federal funds should be allotted to the public schools for bilingual
education. It is "recognizing a social need, authorizing the
expenditure of public funds for the development of model school programs
for limited and non-English speaking students ... encouraging many
states to repeal and remove laws which prohibited the use of non-English
languages, or which mandated the exclusive use of English (Macfas
Chinese bilingual education started in public schools in San Francisco
and Los Angeles in 1969. On the East Coast, it started even earlier.
According to the Directory ofAsian and Pacific American Bilingual
Programs in June 1980, Chinese bilingual programs were found in thirtyfive
school districts in ten states and Washington, D.C., which were supported
by either local, state, or national funds.
The Civil Rights Movement in the 1960s also influenced Asian Americans
and other minority groups to demand the establishment of ethnic studies
programs in universities. In 1968 and 1969, students at San Francisco
State University and the University of California, Berkeley, went
on strike to demand the establishment of Third World programs on their
campuses. Since then, Asian American studies programs, especially
Chinese American studies programs, have been established and developed
in more and more universities. According to The College Blue Book,
in 1978 twenty-one colleges had Chinese programs and the number rose
to about fifty in 1989. The change in American language policy from
its restricting the use of minority languages to assisting their education
and use has developed Chinese education, increased the number of people
leaming and using Chinese, and thus helped its maintenance.
Li states, "As the generations have progressed, they [Chinese
Americans] have gradually lost the ability to retain their native
language.... The longer an immigrant group has lived in America, the
greater is the loss of linguistic heritage.... Chinese Americans show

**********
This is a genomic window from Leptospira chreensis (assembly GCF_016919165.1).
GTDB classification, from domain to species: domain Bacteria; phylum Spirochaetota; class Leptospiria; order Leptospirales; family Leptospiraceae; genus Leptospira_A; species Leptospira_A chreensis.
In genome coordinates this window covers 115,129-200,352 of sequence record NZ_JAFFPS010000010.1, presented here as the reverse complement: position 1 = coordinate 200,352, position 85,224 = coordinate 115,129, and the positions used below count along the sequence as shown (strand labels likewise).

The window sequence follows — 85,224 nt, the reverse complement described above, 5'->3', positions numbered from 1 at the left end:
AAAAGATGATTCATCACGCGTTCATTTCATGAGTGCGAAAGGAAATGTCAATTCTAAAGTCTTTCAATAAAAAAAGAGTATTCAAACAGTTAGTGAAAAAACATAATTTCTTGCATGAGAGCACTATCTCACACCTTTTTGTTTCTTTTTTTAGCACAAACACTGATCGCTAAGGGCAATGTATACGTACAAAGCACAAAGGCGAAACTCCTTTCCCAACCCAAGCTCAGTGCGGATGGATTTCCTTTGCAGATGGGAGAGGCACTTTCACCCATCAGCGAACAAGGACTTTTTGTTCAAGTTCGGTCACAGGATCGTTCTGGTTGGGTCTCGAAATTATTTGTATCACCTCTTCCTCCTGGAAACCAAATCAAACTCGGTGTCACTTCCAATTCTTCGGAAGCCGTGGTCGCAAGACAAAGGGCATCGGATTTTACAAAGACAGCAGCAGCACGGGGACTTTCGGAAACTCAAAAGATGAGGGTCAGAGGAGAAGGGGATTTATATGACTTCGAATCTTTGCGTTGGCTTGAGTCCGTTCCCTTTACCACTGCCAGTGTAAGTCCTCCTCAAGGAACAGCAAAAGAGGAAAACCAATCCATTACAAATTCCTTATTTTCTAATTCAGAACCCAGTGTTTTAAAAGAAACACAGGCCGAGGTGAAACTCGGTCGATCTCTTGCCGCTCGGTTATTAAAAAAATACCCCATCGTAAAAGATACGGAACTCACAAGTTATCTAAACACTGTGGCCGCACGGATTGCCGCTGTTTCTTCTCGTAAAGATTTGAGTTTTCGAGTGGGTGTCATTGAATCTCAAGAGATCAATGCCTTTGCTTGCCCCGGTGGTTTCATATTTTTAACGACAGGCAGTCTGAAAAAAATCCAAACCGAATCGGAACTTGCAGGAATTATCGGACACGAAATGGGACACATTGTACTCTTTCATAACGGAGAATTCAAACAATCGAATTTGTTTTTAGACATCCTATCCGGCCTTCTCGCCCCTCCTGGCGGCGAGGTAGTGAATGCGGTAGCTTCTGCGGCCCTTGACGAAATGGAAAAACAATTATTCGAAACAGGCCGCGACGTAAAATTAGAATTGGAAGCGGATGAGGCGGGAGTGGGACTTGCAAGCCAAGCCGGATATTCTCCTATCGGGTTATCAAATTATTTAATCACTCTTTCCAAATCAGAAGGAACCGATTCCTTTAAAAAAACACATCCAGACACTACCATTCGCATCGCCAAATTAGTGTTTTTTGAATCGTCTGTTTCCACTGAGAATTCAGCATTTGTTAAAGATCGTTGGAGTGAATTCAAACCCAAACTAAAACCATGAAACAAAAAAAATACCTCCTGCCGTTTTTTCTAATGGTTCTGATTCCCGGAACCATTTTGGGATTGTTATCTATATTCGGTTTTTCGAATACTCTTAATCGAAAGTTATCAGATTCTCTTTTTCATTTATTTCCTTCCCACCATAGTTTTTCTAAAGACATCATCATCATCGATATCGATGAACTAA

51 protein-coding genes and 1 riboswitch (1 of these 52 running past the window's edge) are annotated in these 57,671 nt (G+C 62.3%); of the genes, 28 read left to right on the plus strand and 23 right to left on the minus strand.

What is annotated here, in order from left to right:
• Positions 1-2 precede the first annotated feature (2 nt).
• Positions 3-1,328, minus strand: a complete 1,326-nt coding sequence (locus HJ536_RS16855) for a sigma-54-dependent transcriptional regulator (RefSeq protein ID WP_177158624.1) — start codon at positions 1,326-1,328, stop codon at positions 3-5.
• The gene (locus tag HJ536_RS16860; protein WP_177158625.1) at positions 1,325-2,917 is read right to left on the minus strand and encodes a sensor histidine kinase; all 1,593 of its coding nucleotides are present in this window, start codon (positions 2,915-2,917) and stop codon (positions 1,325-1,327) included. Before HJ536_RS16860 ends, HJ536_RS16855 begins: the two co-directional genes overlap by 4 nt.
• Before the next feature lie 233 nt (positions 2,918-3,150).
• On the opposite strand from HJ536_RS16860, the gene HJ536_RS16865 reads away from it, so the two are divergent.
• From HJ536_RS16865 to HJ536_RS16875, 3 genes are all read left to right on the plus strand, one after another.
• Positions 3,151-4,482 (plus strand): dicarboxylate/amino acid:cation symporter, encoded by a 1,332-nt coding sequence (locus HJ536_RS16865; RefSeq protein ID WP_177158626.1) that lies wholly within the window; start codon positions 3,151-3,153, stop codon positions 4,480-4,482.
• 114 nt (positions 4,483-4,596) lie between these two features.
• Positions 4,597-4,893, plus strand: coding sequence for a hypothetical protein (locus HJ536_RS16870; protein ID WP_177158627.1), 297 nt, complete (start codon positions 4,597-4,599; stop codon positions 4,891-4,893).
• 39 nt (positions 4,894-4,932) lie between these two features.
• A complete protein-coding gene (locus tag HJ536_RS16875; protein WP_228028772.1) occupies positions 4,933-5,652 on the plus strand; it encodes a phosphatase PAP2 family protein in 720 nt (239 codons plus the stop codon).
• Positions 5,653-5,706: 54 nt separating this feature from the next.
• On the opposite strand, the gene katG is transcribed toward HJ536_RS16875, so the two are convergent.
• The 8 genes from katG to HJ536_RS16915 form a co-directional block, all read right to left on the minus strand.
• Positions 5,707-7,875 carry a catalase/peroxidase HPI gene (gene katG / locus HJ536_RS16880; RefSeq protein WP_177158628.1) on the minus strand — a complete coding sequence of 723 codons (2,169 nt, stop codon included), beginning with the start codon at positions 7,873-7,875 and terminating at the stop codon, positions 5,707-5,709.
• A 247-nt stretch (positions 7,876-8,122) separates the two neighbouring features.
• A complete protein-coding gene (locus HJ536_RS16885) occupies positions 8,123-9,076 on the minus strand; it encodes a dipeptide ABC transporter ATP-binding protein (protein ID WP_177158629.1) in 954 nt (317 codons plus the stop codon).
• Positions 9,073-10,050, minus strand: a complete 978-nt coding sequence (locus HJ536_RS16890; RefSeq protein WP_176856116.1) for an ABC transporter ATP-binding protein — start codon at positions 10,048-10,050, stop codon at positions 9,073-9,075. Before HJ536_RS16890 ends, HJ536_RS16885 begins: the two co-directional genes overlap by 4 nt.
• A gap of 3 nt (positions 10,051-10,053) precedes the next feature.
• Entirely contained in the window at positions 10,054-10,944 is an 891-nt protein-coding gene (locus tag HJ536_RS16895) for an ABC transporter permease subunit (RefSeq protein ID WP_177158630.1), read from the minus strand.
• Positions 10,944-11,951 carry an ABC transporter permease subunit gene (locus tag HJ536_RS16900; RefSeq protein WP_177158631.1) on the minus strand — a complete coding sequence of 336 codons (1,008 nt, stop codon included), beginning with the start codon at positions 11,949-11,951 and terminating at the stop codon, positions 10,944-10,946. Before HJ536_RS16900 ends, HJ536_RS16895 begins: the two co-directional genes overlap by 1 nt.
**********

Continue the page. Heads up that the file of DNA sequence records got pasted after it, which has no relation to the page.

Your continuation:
the strongest inclination to forsake their heritage" (1982:114-115).
1 cannot fully agree with this statement because more than two hundred
years have passed since the Chinese started to live in this country,
and today the Chinese language is still widely used. The Spanish-speaking
and Germanspeaking groups who have lived in the United States for
centuries (the former for nearly four centuries and the latter for
more than two centuries) have also succeeded in maintaining their
languages. This study has demonstrated that many sociocultural dynamics
are propelling the trend of the maintenance of Chinese in the United
States. The underlying dynamics of its maintenance are the maintenance
of the Chinese social norms and cultural values and their rapid sociopolitical
and socioeconomic developments made both in the United States and
in their home country.
My study of New York City's Chinatowns shows that Chinese is maintaining
almost all of its functions in intraethnic social interaction. It
is used in almost all social, political, economic, and cultural activities
and in most, if not all, societal domains, such as the family, school,
church, occupation, business, etc. Ile maintenance of its functions
in all these societal domains demonstrates its maintaining, rather
than shifting, position. As language maintenance and shift in multiethnic
or multicultural communities represent, respectively, the persistence
and transition of the ethnic or cultural identities of these communities,
we can say that the cur-rent maintenance of the Chinese language represents
a persistence of Chinese culture and ethnic identity.
In conclusion, Anisman states, "If language is a form of human
behavior, and if it is indeed culturally transmitted.... why not be
prepared for linguistic as well as cultural pluralisms? It is patently
naive to state as some have done, ' . . . language and culture are
very largely lost in first and second generations. . . ' (Glazer and
Moynihan (1963:13)" (Anisman 1979:57-58).
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- End -
the author: (Published in Blilingual Review, Vol. XVII
Number 3: 195-209)